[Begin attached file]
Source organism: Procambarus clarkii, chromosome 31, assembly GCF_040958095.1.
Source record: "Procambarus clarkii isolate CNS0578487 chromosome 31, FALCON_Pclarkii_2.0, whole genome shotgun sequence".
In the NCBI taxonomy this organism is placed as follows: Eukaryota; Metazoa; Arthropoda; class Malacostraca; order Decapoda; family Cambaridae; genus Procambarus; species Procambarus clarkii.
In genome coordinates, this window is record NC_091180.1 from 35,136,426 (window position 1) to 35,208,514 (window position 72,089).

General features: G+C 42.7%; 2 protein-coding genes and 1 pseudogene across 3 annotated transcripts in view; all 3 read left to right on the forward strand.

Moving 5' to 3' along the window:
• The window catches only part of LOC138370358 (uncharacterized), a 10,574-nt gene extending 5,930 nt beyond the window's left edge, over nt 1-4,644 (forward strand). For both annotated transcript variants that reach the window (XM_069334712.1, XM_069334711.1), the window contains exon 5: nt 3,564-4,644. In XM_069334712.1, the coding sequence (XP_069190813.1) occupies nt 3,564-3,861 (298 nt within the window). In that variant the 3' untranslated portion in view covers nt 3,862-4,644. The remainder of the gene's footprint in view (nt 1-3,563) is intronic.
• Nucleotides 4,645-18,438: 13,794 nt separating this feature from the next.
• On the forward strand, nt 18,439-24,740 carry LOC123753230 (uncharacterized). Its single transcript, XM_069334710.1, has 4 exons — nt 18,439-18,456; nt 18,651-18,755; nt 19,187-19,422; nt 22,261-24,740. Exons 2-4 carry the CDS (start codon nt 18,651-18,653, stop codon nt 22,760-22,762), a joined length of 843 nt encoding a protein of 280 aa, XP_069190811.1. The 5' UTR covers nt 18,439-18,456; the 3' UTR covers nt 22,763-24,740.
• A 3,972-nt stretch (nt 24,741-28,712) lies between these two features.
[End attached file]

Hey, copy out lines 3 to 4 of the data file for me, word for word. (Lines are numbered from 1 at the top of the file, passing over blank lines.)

In the NCBI taxonomy this organism is placed as follows: Eukaryota; Metazoa; Arthropoda; class Malacostraca; order Decapoda; family Cambaridae; genus Procambarus; species Procambarus clarkii.
In genome coordinates, this window is record NC_091180.1 from 35,136,426 (window position 1) to 35,208,514 (window position 72,089).